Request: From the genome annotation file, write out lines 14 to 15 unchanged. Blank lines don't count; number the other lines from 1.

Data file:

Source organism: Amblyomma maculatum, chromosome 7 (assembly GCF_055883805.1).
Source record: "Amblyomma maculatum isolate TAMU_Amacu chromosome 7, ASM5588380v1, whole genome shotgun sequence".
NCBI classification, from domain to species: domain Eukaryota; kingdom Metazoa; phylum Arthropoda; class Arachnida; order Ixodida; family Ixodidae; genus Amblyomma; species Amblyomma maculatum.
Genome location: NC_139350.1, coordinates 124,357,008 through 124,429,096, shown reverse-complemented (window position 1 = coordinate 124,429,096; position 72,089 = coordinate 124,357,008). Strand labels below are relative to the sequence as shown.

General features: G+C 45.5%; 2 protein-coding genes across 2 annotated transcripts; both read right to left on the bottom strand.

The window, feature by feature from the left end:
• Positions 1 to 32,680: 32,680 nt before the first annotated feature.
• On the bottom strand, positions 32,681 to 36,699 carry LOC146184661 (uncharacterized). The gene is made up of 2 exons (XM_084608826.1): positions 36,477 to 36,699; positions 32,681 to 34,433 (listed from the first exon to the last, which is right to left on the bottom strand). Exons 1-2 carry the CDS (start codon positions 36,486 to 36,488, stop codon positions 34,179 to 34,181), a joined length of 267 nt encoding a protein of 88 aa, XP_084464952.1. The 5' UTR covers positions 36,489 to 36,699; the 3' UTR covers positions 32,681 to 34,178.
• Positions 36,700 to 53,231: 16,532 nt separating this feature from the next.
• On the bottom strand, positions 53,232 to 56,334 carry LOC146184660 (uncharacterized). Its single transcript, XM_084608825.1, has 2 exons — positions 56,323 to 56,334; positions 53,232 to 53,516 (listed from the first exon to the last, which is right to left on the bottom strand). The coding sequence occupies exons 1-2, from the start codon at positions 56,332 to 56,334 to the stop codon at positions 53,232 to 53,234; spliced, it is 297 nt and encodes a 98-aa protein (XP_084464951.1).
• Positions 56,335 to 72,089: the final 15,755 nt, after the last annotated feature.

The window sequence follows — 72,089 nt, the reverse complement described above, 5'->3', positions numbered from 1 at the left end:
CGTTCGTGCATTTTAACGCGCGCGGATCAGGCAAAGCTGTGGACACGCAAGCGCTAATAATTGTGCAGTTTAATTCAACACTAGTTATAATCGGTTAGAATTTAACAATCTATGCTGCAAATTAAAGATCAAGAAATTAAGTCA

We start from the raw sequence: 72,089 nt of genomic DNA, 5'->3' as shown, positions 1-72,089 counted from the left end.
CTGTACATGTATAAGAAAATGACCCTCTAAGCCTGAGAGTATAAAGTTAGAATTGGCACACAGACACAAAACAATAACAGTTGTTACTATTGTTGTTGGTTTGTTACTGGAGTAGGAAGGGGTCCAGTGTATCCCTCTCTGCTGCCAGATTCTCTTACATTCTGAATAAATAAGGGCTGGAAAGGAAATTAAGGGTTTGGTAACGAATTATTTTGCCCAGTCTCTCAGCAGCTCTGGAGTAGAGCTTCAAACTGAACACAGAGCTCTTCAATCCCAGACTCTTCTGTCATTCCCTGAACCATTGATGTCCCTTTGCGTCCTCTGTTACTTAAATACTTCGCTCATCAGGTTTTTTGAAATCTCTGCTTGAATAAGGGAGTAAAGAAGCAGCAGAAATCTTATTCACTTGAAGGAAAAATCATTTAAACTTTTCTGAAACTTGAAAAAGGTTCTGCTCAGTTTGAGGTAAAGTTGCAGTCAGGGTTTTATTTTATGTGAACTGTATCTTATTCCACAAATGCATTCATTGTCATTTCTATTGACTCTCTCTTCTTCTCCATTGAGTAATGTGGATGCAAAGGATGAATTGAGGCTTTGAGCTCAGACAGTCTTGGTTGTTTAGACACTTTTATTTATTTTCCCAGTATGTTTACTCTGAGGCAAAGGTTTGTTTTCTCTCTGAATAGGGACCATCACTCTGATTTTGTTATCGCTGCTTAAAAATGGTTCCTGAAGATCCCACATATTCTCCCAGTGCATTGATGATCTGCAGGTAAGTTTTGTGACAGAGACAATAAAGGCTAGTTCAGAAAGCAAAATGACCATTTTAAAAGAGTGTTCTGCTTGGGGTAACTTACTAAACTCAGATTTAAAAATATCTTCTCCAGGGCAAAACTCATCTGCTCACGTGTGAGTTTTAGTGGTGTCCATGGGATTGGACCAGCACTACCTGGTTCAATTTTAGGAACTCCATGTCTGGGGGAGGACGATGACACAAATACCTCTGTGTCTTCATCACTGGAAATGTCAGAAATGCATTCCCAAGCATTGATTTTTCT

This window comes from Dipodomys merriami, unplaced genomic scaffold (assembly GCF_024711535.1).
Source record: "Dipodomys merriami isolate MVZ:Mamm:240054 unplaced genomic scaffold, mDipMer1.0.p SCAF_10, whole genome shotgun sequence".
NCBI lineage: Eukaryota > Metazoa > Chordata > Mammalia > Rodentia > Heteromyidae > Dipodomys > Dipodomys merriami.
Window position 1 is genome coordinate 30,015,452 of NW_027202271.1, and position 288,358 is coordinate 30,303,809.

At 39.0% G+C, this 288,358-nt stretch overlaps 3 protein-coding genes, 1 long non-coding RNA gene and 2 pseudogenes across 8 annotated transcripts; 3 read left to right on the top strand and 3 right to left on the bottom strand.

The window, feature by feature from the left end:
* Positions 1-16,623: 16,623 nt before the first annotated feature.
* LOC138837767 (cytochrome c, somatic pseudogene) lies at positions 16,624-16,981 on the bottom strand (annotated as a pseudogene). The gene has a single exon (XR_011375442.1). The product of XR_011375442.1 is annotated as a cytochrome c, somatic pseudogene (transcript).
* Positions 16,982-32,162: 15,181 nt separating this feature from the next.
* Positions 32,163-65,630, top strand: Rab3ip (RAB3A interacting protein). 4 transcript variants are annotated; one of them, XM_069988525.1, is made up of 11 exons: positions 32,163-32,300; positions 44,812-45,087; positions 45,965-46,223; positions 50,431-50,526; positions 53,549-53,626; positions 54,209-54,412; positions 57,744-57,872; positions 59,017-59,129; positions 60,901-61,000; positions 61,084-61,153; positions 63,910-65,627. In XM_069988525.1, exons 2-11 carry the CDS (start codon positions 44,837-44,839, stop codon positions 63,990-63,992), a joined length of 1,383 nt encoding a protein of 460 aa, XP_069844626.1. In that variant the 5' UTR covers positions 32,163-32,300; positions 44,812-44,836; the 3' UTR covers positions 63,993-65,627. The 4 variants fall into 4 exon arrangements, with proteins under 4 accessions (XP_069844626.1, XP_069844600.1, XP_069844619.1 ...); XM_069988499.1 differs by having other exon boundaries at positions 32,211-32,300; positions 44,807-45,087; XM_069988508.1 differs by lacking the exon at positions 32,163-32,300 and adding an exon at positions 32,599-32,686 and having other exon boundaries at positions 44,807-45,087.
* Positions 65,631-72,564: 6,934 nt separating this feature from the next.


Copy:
We start from the raw sequence: 72,089 nt of genomic DNA, 5'->3' as shown, positions 1-72,089 counted from the left end.
CTGTACATGTATAAGAAAATGACCCTCTAAGCCTGAGAGTATAAAGTTAGAATTGGCACACAGACACAAAACAATAACAGTTGTTACTATTGTTGTTGGTTTGTTACTGGAGTAGGAAGGGGTCCAGTGTATCCCTCTCTGCTGCCAGATTCTCTTACATTCTGAATAAATAAGGGCTGGAAAGGAAATTAAGGGTTTGGTAACGAATTATTTTGCCCAGTCTCTCAGCAGCTCTGGAGTAGAGCTTCAAACTGAACACAGAGCTCTTCAATCCCAGACTCTTCTGTCATTCCCTGAACCATTGATGTCCCTTTGCGTCCTCTGTTACTTAAATACTTCGCTCATCAGGTTTTTTGAAATCTCTGCTTGAATAAGGGAGTAAAGAAGCAGCAGAAATCTTATTCACTTGAAGGAAAAATCATTTAAACTTTTCTGAAACTTGAAAAAGGTTCTGCTCAGTTTGAGGTAAAGTTGCAGTCAGGGTTTTATTTTATGTGAACTGTATCTTATTCCACAAATGCATTCATTGTCATTTCTATTGACTCTCTCTTCTTCTCCATTGAGTAATGTGGATGCAAAGGATGAATTGAGGCTTTGAGCTCAGACAGTCTTGGTTGTTTAGACACTTTTATTTATTTTCCCAGTATGTTTACTCTGAGGCAAAGGTTTGTTTTCTCTCTGAATAGGGACCATCACTCTGATTTTGTTATCGCTGCTTAAAAATGGTTCCTGAAGATCCCACATATTCTCCCAGTGCATTGATGATCTGCAGGTAAGTTTTGTGACAGAGACAATAAAGGCTAGTTCAGAAAGCAAAATGACCATTTTAAAAGAGTGTTCTGCTTGGGGTAACTTACTAAACTCAGATTTAAAAATATCTTCTCCAGGGCAAAACTCATCTGCTCACGTGTGAGTTTTAGTGGTGTCCATGGGATTGGACCAGCACTACCTGGTTCAATTTTAGGAACTCCATGTCTGGGGGAGGACGATGACACAAATACCTCTGTGTCTTCATCACTGGAAATGTCAGAAATGCATTCCCAAGCATTGATTTTTCT